Fifty years of Lemsford's special close

PUBLISHED: 16:40 31 May 2017 | UPDATED: 17:04 31 May 2017

L-R: Carole Payne, Doreen Withers, John Withers, Carol Hicks, and Gary Tessier, who have all lived in Mill Close since it was built in 1967.

L-R: Carole Payne, Doreen Withers, John Withers, Carol Hicks, and Gary Tessier, who have all lived in Mill Close since it was built in 1967.

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Villagers celebrated 50 years of mutual support in their close-knit community with a happy street party on Saturday.

Residents of Mill Close past and present at its 50th birthday party on Saturday. pictured by Simon Payne.Residents of Mill Close past and present at its 50th birthday party on Saturday. pictured by Simon Payne.

The party in Mill Close, built as Lemsford’s second road in 1967, attracted at least 60 people, including many who had grown up there as children in its earliest days.

Thanks to a six-strong organising committee, the top end of the close was closed to traffic, allowing guests to spread food and drink on tables, and enjoy dancing, including hits from 1967.

The evening included a quiz, and a barbecue provided by The Sun Inn.

Organiser Carole Payne, 74, one of five original residents who still live in Mill Close, said: “It was wonderful to see the hugs that went on.

“We shared memories going back 50 years.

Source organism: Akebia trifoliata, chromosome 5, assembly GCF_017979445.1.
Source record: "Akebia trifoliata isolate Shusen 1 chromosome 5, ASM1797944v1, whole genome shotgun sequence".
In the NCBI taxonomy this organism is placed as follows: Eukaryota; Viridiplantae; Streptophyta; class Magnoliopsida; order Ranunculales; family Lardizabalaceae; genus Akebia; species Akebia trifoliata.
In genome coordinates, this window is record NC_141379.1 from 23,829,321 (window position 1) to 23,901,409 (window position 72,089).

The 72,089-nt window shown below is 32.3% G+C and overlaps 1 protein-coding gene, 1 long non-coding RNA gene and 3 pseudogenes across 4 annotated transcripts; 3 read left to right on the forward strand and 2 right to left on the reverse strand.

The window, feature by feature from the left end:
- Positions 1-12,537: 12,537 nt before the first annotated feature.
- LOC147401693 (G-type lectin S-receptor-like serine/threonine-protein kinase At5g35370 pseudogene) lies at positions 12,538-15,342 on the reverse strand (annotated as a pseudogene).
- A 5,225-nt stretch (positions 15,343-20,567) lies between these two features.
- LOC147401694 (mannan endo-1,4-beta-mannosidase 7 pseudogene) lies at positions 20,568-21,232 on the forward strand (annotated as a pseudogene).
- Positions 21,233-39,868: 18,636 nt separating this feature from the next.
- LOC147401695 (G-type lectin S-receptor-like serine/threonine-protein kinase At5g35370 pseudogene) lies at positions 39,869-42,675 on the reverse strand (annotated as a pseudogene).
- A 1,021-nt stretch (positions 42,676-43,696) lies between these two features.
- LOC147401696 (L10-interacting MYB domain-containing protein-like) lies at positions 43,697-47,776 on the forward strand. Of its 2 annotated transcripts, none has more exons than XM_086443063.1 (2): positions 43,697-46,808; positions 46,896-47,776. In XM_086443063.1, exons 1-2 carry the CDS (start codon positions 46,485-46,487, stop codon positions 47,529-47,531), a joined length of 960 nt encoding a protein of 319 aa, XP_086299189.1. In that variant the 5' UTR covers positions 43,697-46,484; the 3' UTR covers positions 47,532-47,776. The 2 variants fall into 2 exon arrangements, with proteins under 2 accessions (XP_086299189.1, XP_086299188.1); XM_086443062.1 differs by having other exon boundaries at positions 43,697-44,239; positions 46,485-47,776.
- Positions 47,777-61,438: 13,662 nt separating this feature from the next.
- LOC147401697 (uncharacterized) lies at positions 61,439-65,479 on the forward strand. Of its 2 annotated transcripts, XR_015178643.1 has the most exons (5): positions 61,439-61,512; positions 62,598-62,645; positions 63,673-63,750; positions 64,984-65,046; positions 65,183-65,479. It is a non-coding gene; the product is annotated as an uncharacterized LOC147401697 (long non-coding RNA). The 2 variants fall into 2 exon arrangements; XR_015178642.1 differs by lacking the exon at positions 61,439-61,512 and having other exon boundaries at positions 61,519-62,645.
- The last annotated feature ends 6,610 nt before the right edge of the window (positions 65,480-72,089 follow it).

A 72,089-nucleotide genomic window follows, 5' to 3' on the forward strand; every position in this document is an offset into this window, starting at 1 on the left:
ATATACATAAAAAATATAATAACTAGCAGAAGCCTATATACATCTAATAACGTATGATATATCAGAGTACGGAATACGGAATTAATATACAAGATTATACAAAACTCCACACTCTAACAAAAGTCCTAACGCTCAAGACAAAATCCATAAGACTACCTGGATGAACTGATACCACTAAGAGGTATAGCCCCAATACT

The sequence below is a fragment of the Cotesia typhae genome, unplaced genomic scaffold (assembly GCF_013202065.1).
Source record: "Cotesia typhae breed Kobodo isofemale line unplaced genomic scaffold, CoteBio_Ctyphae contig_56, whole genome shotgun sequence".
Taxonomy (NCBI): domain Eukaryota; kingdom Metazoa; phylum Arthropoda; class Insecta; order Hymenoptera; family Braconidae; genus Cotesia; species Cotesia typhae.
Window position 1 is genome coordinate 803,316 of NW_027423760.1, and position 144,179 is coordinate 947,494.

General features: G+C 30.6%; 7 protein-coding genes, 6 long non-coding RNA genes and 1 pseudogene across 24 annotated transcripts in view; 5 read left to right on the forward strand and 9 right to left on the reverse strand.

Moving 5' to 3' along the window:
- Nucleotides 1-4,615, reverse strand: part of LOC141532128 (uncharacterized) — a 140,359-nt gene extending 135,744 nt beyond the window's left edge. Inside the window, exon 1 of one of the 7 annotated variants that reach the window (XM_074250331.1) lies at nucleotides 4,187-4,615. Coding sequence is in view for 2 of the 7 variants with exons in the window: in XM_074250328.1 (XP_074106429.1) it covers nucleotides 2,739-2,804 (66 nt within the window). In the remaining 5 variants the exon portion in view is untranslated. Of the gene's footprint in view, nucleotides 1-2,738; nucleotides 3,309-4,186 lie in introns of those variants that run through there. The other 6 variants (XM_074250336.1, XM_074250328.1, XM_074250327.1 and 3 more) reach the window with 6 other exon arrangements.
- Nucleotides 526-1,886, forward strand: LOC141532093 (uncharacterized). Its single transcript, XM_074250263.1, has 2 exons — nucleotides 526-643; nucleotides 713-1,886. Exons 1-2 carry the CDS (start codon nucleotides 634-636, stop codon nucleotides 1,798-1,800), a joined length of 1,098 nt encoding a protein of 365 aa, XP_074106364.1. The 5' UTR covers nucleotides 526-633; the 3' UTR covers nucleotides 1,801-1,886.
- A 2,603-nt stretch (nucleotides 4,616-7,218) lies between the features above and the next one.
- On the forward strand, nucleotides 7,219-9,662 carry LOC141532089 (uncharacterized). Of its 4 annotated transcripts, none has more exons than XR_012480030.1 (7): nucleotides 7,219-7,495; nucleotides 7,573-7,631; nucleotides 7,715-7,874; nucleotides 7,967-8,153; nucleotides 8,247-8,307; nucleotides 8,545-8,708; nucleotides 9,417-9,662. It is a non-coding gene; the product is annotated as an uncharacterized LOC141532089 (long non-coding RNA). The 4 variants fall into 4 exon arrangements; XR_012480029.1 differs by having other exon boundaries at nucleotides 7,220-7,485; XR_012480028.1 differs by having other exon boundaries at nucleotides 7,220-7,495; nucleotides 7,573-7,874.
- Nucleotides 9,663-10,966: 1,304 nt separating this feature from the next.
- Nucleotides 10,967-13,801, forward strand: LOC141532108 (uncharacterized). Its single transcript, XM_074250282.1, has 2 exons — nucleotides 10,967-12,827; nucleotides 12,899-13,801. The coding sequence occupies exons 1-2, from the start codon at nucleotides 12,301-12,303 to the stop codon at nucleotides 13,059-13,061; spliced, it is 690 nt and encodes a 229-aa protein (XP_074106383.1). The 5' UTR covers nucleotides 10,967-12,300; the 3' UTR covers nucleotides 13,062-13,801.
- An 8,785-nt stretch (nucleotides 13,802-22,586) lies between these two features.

“In good times, and perhaps even more in bad times, the close is special. The friendships are so strong. I have been so grateful for the friendship and support of people in the close.”

Janet Lewis, 78. who has lived literally around the corner from the close since it was built, said: “At first there were field at the back of our house. I thought it was lovely.

“Then I realised there were going to be houses there. I wasn’t pleased at all.

“I could not have been more wrong. All these lovely families came and all our children played together.”

The party was attended by seven Belgians from Herentaals near Antwerp, which had a long-running exchange arrangement with Lemsford.

When the close was built, applicants for the council houses had to demonstrate a connection with the area, with some coming from dilapidated homes elsewhere in the village.

Carole, for example, was a teacher at the village school at the time.

Nearly all the council houses were bought by their tenants in the 1980s, but five bungalows are still rented out by the borough council as social housing.

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